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Too many 'medically fragile' children still in nursing homes, attorney tells Senate committee

In light of a Justice Department lawsuit against Florida over the care of disabled children, a Senate committee gathered experts for a status report on the system on Wednesday.

The federal suit, filed in July, stated that Florida health care agencies acted with “deliberate indifference to the suffering” of frail and disabled children by placing them in nursing homes designed to care for elders.

The lawsuit follows months of reporting on the children’s plight by The Miami Herald.

"Our goal is to ensure that children are not in nursing homes for six months, a year, two years, five years," Matthew Dietz, the lead counsel on the class-action suit joined by the federal government, told the Senate's Children Families and Elder Affairs Committee. 

The legislative committee heard testimony from a cross-section of experts on the issue, from advocates to administrators, primarily Elizabeth Dudek, secretary of the Agency for Health Care Administration, and State Surgeon General Dr. John Armstrong.

 “Based on your expertise and your knowledge of the current situation what three things would you need from us to improve the system, whether it be more staff, whether it be a different protocol?” Sen. Alan Hays, R-Umatilla, and the committee's vice chairman, asked Armstrong. “What do you need from us to enable you to have a world-class system or to make the needed improvements that you know intuitively based on your experience needs to be done.”

 “We’re looking for solutions here,” added committee chairman Sen. Eleanor Sobel, D-Hollywood.

"This  conversation, I think, will cause us to reflect even further on how it is the policy makers can enable our continuing progress when it comes to child protection,” Armstrong told the legislators.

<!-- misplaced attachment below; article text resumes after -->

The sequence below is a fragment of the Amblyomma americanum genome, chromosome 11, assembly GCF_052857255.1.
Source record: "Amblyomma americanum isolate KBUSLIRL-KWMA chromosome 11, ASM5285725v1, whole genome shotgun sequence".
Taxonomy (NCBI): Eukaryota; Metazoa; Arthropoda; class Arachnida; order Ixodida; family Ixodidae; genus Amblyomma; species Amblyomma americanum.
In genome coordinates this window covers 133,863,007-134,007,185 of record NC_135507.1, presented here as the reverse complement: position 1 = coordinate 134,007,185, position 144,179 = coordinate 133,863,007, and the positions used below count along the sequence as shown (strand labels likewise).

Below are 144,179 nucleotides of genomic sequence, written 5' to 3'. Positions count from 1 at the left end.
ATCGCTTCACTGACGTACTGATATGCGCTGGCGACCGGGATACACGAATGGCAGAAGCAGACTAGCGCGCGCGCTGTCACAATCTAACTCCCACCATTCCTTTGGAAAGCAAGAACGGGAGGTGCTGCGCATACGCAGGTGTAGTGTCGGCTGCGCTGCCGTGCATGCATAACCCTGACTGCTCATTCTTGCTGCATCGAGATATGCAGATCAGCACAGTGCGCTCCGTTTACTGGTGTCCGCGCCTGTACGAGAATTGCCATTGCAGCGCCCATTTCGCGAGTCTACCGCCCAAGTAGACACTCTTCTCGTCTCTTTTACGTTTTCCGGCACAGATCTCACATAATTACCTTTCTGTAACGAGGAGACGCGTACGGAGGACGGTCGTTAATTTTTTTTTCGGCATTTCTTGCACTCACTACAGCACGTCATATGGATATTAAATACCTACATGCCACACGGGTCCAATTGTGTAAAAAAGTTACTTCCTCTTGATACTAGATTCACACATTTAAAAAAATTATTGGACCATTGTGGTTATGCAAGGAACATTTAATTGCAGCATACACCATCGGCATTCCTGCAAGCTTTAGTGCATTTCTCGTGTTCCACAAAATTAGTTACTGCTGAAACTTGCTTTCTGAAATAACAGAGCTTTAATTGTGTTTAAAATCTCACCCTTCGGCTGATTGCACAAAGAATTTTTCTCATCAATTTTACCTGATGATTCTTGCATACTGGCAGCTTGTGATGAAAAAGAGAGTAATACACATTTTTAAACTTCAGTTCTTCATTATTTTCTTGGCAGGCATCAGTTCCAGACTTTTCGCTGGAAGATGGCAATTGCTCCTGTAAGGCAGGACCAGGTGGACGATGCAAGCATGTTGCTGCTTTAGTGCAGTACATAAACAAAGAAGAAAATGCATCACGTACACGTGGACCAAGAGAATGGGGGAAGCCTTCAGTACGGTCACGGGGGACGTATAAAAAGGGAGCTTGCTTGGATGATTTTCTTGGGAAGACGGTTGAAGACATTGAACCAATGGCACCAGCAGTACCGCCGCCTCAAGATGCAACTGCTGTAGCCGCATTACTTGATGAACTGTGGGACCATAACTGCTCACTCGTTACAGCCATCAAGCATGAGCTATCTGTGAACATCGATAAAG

Health care officials said that medically disabled children are cared for in medical foster care homes, hospital-based home care or nursing home facilities.

Dietz said nursing home placement could be a "transition time" but "the practice of instituionalizing children with disabilities for a long term is not in the state's policy. It's not in the state's interest. The policy is to keep the children at home or a homelike environment."

Dudek said it is the parent or guardian who determines where the child is placed. She described "intensive care coordination" in the placement of children, with 1,484 receiving private duty nursing services in the community.

Dietz said there another 1,762 chldren who currently receive care in pediatric extended care services,  and “only 14 percent of those receive any care” at home."

Dudek told the panel she couldn't address some of his comments because the state "is the subject of litigation."

"I can tell you that if Mr. Dietz or anyone in the audience or anyone anywhere is aware of a parent who has a child who is in need of services, who is medically complex whether they're covered by Medicaid or not  they can call me they can call me" or other health officials, Dudek said. "If there's anyone who isn't aware and if Mr. Dietz is aware of those people and hasn't brought us to us, shame on him."

Dietz disputed Dudek and Armstrong's claim that parents understand their options and are often told that "the nursing home is the better place" for their children.